The mother of a 10-year-old daughter who died last year is suing TikTok and its parent company ByteDance over allegations the company’s algorithm promoted a so-called “Blackout Challenge” to the child’s feed.
In a complaint filed Thursday, Tawainna Anderson, of Pennsylvania, said her daughter Nylah died last year after she asphyxiated when attempting to perform the so-called “Blackout Challenge” that encourages people to record themselves holding their breath or choking until they pass out, according to the initial complaint. The mother said she rushed her to a local hospital Dec. 7, but that she died Dec. 12 due to her injuries from her.
Court documents claim that the challenge was recommended to her through the algorithm that “determined that the deadly Blackout Challenge was well-tailored and likely to be of interest to 10-year-old Nylah Anderson.”
The Blackout Challenge has been reportedly running on the platform for years, but similar challenges have been part of the school playground environment for decades. Still, Tawainna’s death follows a rash of similar and heavily publicized TikTok choking incidents over the past few years. Another 10-year-old girl in Italy died after she attempted the challenge last January, and a 12-year old Colorado boy died in April, 2021 after attempting the challenge.
In an email statement, a TikTok spokesperson said “This disturbing ‘challenge,’ which people seem to learn about from sources other than TikTok, long predates our platform and has never been a TikTok trend. We remain vigilant in our commitment to user safety and would immediately remove related content if found. Our deepest sympathies go out to the family for their tragic loss.”
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The platform have explicit rules about content that advocates self harm. The app does have a curated version for users under 13 that limits personal details users are able to share, and limits their ability to comment or post content, but it’s unclear how automatic systems might restrict content from coming up in users’ feeds.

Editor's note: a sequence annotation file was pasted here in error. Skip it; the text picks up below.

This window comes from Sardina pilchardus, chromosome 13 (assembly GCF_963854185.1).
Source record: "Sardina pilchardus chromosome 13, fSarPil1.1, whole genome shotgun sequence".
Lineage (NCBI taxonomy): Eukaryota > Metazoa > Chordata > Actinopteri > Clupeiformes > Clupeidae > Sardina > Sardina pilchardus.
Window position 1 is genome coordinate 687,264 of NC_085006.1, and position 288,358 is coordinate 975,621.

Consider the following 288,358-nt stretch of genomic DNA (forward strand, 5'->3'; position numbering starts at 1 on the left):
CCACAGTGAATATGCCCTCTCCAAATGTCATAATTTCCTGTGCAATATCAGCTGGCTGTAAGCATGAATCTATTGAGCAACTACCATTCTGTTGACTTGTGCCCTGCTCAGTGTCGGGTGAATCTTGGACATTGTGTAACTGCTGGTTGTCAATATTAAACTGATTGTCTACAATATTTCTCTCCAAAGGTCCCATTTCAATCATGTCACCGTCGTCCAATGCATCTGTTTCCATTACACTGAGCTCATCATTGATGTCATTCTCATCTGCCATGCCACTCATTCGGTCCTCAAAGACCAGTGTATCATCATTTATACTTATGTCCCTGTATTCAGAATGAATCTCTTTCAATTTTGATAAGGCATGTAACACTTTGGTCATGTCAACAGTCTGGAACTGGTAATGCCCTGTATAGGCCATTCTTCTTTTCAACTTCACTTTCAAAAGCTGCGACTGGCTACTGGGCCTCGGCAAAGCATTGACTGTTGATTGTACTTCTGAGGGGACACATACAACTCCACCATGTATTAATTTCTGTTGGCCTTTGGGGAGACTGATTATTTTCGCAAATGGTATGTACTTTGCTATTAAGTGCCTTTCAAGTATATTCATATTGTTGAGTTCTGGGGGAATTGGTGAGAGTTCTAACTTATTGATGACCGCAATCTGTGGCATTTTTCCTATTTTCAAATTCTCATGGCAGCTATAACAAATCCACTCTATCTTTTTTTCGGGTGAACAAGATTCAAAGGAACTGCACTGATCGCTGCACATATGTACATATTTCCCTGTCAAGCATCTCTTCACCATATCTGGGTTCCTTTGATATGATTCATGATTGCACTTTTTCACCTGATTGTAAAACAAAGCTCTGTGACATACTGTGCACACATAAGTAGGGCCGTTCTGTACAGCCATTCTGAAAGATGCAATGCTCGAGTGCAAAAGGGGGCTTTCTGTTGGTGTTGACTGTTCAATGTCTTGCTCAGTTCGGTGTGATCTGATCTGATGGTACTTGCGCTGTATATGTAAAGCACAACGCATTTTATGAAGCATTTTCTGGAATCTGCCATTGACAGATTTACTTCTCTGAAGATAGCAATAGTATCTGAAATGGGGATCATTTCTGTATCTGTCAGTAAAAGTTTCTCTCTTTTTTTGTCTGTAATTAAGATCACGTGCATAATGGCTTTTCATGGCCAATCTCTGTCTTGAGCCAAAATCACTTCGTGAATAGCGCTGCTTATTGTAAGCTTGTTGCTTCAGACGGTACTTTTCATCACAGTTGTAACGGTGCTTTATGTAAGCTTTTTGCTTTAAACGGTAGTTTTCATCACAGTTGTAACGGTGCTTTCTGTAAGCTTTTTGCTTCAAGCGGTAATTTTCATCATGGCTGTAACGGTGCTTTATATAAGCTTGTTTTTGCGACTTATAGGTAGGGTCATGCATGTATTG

The platform is rated 12+ on both the Apple and Google app stores, but like most apps, all it takes to make an account is to claim you’re above the age limit. The company claimed Item removed more than 15 million underage accounts last year.
During a press conference Thursday, one of Anderson’s attorney’s Bob Mangeluzzi said “TikTok is one of the most powerful and technologically advanced companies in the world, so what did TikTok do once it learned of this?… [they] used their app and algorithm to forward a blackout challenge video to a 10-year-old.”
The complaint describes the app’s algorithm being intentionally designed to “maximize user engagement and dependence” that encourages children to repeatedly engage. The lawsuit targets TikTok as the designers of the algorithm as distributors that promoted the content to Tawainna.
“It is time that these dangerous challenges come to an end,” Anderson said during the press conference. “Something has to change, something has to stop because I wouldn’t want any other parent to go through what I’m going through.”
This lawsuit is not the only one going after TikTok over allegations they promote dangerous content to children. In March, news broke that several state attorney generals are investigating whether TikTok is harmful to young adults, and whether the company is aware of the content younger users see.
TikTok has rapidly become one of the most popular social media platforms available, and it is expected to make more in advertising than Twitter or Snap combined.